Reality frequently bears little resemblance to the inter-pretation of reality touted by politicians.)

Scapegoatism, of either the inflation or

middlemens' rip-off varieties, does not help the farmers or

the industries concerned, but there is little doubt it pays

short term electoral dividends - especially for non-Labor


Unfortunately, the agricultural media does

little to remedy this sad state of affairs. With isolated

exceptions, it faithfully reflects the prevailing economic

illiteracy of which it is both a product and a cause. In

fairness to the agricultural media, it should be noted that

recent pontifications on beef prices and ram exports, by

the Sydney Murdoch Press have demonstrated that country

press and Country Party have no duopoly of ignorance.

The fundamental cause of the cost price

squeeze which has affected commercial agriculture throughout

the world for nearly all of the last century, is rising

real incomes, interaction with productivity changes in all

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sectors, and the elasticity of demand for agricultural

products. For Australian farmers, substantial structural

change in the form of mineral export expansion has

compounded the other factors.

If averag e real incomes continue to rise, and/or if and output agricultural productivity/increases at a faster rate than

demand for agricultural products, there is no doubt the

cost price squeeze will continue with or without inflation.

Income can still be maintained at stable output

prices and higher labour costs, if the industry can economise

on the use of labour or other inputs without reducing output,

i.e. increase "productivity".

Most Australian farmers have, in fact, maintained

their incomes over the last thirty years, in that way.

Industries in which total output increases,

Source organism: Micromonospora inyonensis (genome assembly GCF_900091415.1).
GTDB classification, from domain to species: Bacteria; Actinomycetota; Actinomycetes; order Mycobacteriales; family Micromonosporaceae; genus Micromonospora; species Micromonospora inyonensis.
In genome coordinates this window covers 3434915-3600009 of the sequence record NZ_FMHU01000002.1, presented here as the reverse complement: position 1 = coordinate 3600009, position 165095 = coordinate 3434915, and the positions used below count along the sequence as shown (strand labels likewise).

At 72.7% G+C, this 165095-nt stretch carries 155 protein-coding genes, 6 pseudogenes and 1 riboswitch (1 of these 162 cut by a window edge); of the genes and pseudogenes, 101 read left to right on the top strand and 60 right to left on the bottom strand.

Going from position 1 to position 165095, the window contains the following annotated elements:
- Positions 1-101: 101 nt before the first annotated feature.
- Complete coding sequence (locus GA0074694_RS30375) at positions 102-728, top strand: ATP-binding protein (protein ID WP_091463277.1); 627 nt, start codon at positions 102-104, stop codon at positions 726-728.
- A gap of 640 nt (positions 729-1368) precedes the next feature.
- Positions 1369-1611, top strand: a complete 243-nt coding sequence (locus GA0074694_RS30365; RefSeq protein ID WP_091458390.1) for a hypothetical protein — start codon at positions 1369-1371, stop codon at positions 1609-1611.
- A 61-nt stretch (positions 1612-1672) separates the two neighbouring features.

but demand is inelastic (i.e. greater quantities can only be

sold at substantially lower prices) are most vulnerable to a

cost price squeeze. Agriculture is such an industry.

Output can be increased either by devoting

more resources to an industry or by producing more from the

same resources, i.e. increasing productivity. Agricultural

output has increased for both those reasons.

I w In Australia, the area cropped for wheat and I_ sugar cane more than doubled between 1949 and 1978 (wheat

4.957 m. hectare to 10.117 m., sugar 0.114 m. hectare to

0.295 m.). Higher yields have increased production more

than proportionately.


Average output per dairy cow has increased

from 1746 litres to 2404 litres. More livestock have

been carried on the same land due to improved pastures.

The index of agricultural production 1949 to 1976, has

gone from 55 to 116 while the farm workforce has fallen

from 424,000 to 275,000. These are all examples of increased

productivity, although due to higher usage of some inputs

like fertiliser, machinery and fuel, the productivity

increases are less spectacular than the above figures


For the farmer, there is a crucial difference

between higher output caused by more resources being fed

in, and higher output caused by better techniques, i.e

increased productivity. Both are likely to induce lower

commodity prices, but higher productivity also lowers the

cost of production. Thus farmers can accept lower prices

but still maintain their incomes - especially if the number

of farmers falls in response to rising labour productivity.